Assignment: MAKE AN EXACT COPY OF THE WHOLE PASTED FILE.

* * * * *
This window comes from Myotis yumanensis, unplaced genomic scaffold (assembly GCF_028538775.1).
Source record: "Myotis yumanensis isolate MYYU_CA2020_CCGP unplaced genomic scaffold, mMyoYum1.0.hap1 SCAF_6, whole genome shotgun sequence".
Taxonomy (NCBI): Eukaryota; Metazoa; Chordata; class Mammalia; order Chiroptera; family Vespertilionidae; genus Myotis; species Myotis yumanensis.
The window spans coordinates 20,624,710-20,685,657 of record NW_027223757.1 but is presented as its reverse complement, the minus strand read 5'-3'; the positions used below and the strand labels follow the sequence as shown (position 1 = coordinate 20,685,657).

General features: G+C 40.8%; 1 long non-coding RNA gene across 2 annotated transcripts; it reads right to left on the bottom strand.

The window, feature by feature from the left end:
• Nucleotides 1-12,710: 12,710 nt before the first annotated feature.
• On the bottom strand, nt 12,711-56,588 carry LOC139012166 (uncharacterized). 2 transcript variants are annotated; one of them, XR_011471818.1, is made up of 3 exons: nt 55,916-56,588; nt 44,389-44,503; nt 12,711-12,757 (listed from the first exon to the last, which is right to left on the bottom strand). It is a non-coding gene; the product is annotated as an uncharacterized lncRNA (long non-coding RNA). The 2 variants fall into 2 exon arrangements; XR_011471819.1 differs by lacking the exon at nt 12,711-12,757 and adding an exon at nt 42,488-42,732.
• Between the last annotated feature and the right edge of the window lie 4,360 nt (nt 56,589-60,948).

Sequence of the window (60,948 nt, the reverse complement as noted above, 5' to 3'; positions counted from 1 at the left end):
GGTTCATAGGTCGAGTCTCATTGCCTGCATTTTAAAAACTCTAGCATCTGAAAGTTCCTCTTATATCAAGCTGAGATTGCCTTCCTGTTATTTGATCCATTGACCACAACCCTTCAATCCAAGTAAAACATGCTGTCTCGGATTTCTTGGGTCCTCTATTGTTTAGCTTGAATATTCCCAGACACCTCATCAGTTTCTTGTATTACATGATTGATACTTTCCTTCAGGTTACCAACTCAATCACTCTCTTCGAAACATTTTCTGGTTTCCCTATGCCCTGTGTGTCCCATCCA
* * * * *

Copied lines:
This window comes from Myotis yumanensis, unplaced genomic scaffold (assembly GCF_028538775.1).
Source record: "Myotis yumanensis isolate MYYU_CA2020_CCGP unplaced genomic scaffold, mMyoYum1.0.hap1 SCAF_6, whole genome shotgun sequence".
Taxonomy (NCBI): Eukaryota; Metazoa; Chordata; class Mammalia; order Chiroptera; family Vespertilionidae; genus Myotis; species Myotis yumanensis.
The window spans coordinates 20,624,710-20,685,657 of record NW_027223757.1 but is presented as its reverse complement, the minus strand read 5'-3'; the positions used below and the strand labels follow the sequence as shown (position 1 = coordinate 20,685,657).

General features: G+C 40.8%; 1 long non-coding RNA gene across 2 annotated transcripts; it reads right to left on the bottom strand.

The window, feature by feature from the left end:
• Nucleotides 1-12,710: 12,710 nt before the first annotated feature.
• On the bottom strand, nt 12,711-56,588 carry LOC139012166 (uncharacterized). 2 transcript variants are annotated; one of them, XR_011471818.1, is made up of 3 exons: nt 55,916-56,588; nt 44,389-44,503; nt 12,711-12,757 (listed from the first exon to the last, which is right to left on the bottom strand). It is a non-coding gene; the product is annotated as an uncharacterized lncRNA (long non-coding RNA). The 2 variants fall into 2 exon arrangements; XR_011471819.1 differs by lacking the exon at nt 12,711-12,757 and adding an exon at nt 42,488-42,732.
• Between the last annotated feature and the right edge of the window lie 4,360 nt (nt 56,589-60,948).

Sequence of the window (60,948 nt, the reverse complement as noted above, 5' to 3'; positions counted from 1 at the left end):
GGTTCATAGGTCGAGTCTCATTGCCTGCATTTTAAAAACTCTAGCATCTGAAAGTTCCTCTTATATCAAGCTGAGATTGCCTTCCTGTTATTTGATCCATTGACCACAACCCTTCAATCCAAGTAAAACATGCTGTCTCGGATTTCTTGGGTCCTCTATTGTTTAGCTTGAATATTCCCAGACACCTCATCAGTTTCTTGTATTACATGATTGATACTTTCCTTCAGGTTACCAACTCAATCACTCTCTTCGAAACATTTTCTGGTTTCCCTATGCCCTGTGTGTCCCATCCA